A first symptom of a more severe nematode infestation is poor emergence of the potatoes. Infested plants are retarded in growth, yellowing and stunting. The damage usually occurs in nests in the field or in the direction of cultivation.
In cases of minor or late infestation, above-ground symptoms are often not pronounced. About ten weeks after potatoes are laid, very small, spherical cysts on the roots may be visible to the naked eye.
The potato cyst nematodes originated in South America and probably reached Europe with potatoes in the mid-19th century. From Europe, they spread to other areas with the seed potatoes. Today, there is a worldwide distribution, from the temperate climate zone to sea level and in the tropics in the higher regions, practically everywhere where potatoes are grown.
Propagation and transmission
Globodera rostochiensis and G. pallida are spread by passive transport. Soil from contaminated fields containing cysts or infested potatoes and soil adhering to processing equipment (e.g., on farm machinery) contribute to spread. Consideration should also be given to the transport of cysts by wind and water from unremediated areas, as well as spread by common harvesting machinery, etc.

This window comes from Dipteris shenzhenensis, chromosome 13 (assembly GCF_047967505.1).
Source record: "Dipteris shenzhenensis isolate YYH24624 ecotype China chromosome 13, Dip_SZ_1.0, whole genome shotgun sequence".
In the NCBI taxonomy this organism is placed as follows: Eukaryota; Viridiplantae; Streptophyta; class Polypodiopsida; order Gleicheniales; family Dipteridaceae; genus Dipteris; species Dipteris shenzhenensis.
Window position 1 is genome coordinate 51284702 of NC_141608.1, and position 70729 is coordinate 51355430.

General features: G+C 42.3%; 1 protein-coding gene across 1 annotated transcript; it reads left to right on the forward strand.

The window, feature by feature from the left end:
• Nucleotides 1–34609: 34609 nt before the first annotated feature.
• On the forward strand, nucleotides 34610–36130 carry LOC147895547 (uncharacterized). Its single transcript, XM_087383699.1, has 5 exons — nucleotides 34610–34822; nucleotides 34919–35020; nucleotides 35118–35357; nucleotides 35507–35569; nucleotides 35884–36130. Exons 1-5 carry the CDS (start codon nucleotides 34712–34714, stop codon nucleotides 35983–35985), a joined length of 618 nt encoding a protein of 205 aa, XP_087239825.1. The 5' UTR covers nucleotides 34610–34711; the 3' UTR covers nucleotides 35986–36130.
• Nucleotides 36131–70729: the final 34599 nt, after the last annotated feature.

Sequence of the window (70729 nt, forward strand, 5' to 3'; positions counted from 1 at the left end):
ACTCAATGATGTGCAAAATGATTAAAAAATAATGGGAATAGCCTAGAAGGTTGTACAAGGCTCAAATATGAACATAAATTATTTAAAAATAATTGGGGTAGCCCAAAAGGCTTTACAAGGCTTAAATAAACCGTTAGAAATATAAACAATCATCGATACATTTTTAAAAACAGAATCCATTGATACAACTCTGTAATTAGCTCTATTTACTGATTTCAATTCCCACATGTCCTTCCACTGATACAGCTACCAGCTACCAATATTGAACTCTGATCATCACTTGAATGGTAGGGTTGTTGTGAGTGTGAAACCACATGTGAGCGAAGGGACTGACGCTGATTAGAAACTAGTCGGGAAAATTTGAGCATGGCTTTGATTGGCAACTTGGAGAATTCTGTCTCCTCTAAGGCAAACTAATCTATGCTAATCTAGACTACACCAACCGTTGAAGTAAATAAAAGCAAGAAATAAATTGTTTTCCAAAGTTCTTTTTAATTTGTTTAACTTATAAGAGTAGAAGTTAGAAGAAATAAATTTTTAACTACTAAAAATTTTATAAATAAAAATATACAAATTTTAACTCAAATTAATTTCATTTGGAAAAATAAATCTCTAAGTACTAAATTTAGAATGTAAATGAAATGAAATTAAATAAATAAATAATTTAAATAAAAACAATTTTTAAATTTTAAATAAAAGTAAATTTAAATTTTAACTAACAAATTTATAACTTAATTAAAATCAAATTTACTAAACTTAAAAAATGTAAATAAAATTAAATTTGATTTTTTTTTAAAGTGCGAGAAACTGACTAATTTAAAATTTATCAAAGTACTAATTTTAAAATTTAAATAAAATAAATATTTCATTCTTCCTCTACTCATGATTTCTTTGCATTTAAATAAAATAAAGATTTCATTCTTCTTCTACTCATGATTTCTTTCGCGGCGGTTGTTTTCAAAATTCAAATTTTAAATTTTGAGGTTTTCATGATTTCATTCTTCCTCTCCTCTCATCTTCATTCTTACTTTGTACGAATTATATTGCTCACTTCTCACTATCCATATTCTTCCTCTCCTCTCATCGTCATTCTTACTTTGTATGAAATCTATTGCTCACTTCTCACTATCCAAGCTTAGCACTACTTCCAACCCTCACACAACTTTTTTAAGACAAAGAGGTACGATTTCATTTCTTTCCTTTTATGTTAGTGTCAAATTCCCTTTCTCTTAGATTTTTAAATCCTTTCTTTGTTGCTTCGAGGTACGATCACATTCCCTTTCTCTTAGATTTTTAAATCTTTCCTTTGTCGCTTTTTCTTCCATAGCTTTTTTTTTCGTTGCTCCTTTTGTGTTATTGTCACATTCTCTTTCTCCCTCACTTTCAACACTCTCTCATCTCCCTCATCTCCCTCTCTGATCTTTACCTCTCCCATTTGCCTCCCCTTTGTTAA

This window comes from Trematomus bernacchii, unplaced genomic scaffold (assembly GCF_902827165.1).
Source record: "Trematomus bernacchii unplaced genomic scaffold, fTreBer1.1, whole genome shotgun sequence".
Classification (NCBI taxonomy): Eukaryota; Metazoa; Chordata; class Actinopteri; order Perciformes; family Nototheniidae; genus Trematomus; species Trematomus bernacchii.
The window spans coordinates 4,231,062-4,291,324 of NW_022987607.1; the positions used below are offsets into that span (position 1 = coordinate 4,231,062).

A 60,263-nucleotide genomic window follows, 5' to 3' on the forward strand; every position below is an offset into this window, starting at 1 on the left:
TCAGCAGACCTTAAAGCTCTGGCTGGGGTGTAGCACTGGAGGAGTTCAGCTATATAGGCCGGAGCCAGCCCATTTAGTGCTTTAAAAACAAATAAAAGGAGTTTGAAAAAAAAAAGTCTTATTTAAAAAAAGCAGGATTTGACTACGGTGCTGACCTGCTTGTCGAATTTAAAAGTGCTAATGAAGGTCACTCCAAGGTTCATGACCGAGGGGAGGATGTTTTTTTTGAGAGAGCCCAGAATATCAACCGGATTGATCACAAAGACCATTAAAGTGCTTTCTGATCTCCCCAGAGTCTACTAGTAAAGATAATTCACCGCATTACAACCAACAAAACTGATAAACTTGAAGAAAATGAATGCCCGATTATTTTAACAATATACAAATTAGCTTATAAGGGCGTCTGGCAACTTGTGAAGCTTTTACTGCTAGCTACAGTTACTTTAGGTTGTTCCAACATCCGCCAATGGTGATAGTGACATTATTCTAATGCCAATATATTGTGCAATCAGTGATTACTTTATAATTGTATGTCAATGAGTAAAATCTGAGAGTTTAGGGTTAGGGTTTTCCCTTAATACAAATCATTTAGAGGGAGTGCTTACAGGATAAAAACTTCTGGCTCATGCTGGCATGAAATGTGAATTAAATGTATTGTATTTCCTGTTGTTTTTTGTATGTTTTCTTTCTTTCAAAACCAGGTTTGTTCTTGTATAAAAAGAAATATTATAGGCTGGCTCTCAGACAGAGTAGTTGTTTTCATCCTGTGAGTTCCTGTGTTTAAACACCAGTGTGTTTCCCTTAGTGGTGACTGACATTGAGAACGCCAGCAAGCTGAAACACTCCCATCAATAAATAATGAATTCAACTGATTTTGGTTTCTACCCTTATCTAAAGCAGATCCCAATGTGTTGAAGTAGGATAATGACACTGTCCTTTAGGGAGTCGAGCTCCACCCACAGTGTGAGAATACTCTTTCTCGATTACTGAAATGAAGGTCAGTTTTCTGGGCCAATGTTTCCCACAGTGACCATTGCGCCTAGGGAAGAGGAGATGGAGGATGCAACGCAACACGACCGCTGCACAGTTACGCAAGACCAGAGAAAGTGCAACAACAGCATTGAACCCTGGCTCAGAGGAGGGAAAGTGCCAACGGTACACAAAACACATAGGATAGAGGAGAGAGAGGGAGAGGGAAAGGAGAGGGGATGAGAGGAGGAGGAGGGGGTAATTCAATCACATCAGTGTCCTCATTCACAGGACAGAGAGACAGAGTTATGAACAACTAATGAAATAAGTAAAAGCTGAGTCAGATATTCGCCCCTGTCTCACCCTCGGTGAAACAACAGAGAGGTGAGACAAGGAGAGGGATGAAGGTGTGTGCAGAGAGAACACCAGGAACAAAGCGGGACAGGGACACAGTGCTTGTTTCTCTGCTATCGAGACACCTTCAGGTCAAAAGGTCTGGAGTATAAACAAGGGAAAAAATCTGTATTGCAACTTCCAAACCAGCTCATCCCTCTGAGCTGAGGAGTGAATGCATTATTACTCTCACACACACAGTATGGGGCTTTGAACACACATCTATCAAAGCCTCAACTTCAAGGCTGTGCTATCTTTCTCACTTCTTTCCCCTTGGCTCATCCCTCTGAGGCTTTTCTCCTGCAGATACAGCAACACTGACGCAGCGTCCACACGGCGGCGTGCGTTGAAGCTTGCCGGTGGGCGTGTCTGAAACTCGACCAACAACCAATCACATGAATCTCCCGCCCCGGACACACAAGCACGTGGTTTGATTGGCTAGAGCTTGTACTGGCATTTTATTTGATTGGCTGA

Prevention and control
Potato cyst nematodes are difficult to control due to their resistant cysts. Remediation of infested areas is only possible in the long term. Successful sanitation requires collaborative action and measures in the affected growing areas.
- Use only officially approved planting material that has been checked for freedom from infestation by nematodes in accordance with phytosanitary regulations.
- Timely detection of infestation by soil testing for potato cyst nematodes one year before planned cultivation (mandatory for seed potato cultivation).
- Farm hygiene: in case of nematode infestation on the farm, cleaning of cultivation equipment, footwear and vehicles is of great importance to prevent spreading of the cysts with soil to further areas. Waste soil from sorting should never be spread on arable land or on the manure heap (risk of nematode spread with manure spreading).